The Poetry Of Trees, William Blake
William Blake

The Poetry Of Trees

Although there is no definitive definition we all know what they are. At their most magisterial they can reach hundreds of feet into the air and be thousands of years old. But for many the visual structure they bring to our landscape in all their various heights and colours; their contribution to the seasons – stark branches, vivid leaves at birth and death is how we relate to them. For the poets here in this collection trees are a source of inspiration and give us much to contemplate
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Nicté Toxqui
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Nicté Toxqui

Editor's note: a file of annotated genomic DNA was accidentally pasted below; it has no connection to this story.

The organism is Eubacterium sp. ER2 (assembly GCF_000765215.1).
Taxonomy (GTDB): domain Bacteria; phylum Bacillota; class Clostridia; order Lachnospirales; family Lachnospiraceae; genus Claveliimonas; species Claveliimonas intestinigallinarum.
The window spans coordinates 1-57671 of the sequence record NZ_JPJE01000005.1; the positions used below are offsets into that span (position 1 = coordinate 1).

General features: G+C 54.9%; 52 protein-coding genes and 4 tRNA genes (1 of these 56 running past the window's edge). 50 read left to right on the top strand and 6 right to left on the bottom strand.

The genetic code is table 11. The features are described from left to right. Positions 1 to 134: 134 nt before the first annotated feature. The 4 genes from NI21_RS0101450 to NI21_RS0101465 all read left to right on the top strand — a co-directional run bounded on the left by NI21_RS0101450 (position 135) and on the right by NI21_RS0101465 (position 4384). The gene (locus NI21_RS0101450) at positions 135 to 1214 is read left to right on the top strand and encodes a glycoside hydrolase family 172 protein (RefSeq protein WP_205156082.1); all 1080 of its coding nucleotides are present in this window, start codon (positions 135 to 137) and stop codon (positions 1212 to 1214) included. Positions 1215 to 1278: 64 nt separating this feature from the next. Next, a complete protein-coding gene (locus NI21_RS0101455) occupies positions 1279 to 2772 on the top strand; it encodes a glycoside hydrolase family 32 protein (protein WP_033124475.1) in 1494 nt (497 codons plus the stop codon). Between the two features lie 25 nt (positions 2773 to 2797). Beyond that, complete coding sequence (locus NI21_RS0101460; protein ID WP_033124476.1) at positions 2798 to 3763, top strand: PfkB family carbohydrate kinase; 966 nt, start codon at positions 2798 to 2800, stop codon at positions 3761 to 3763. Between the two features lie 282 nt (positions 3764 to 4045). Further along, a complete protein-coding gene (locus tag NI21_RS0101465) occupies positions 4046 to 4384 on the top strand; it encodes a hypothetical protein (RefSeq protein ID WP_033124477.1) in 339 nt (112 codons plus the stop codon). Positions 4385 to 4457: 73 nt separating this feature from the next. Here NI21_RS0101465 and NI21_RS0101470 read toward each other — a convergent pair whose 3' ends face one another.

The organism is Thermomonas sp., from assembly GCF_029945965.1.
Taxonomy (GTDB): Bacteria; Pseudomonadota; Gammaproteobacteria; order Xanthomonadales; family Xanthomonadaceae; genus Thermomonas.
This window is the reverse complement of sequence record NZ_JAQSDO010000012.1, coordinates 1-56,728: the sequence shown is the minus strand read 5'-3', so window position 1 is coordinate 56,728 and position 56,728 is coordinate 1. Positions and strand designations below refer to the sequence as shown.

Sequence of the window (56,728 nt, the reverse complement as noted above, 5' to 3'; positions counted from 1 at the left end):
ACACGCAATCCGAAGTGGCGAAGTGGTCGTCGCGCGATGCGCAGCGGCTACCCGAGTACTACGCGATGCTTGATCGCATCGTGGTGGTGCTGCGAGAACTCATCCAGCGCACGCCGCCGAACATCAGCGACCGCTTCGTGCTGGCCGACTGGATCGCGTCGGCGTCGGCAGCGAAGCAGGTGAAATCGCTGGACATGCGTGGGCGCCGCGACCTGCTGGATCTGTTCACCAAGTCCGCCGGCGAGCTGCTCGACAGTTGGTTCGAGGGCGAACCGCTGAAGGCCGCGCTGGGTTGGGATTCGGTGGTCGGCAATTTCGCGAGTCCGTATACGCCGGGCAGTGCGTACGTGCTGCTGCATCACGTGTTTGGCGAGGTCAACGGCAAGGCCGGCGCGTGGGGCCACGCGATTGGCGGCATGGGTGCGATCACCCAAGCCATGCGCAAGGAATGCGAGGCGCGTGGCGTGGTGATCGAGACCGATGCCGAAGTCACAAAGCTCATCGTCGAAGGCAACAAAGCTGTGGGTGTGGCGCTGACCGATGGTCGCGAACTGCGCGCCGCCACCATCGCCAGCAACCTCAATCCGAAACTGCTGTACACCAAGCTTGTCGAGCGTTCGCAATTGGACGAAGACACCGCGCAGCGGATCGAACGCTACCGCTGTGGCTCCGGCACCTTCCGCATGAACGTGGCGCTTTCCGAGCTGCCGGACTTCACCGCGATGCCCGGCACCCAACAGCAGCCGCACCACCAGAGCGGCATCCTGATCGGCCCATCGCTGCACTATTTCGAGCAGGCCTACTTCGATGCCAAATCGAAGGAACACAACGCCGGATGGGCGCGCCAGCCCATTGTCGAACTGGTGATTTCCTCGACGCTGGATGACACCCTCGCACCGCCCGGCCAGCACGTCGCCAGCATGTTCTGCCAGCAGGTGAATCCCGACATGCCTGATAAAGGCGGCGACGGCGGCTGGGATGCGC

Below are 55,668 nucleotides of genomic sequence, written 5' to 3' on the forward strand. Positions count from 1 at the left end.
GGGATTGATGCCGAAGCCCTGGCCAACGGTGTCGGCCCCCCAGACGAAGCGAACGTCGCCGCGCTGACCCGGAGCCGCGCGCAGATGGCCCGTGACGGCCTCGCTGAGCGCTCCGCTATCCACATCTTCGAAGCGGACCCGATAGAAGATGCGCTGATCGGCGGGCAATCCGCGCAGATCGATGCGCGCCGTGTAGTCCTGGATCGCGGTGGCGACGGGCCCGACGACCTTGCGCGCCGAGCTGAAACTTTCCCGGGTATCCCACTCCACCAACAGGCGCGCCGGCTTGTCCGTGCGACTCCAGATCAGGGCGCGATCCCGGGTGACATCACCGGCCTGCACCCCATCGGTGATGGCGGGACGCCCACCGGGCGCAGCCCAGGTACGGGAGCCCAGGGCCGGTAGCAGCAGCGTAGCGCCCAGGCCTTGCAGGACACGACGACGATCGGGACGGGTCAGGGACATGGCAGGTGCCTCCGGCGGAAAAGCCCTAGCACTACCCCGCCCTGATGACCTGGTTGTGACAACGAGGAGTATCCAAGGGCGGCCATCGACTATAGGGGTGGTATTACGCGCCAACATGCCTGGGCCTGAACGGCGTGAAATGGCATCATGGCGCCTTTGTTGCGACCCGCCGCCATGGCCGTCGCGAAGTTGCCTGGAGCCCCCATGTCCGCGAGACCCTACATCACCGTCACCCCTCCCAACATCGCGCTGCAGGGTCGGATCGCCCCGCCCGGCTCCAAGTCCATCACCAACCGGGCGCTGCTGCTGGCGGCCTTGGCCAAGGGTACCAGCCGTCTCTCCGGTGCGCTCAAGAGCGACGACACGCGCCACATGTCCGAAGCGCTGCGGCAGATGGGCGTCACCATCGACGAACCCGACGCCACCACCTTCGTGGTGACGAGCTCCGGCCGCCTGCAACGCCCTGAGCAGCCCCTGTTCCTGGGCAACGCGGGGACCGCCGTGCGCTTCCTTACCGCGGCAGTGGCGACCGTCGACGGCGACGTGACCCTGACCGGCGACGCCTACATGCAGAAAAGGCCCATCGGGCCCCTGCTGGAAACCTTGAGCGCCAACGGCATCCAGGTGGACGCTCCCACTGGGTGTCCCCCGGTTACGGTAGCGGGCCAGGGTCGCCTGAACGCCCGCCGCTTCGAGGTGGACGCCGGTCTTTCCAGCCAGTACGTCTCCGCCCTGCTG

Nicté Toxquialıntı yaptıgeçen ay
Yes; I was tired, but not at heart;
Levanalıntı yaptı3 yıl önce
There-peace once more; the restless roar
Of troubled cities dies away.
``Welcome to our broad shade once more,''
The dear old woodlands seem to say.

The sweet suggestions of the wind,
That spake in whispers, now are stilled;
The songless branches all remind
That summer's glory is fulfilled.

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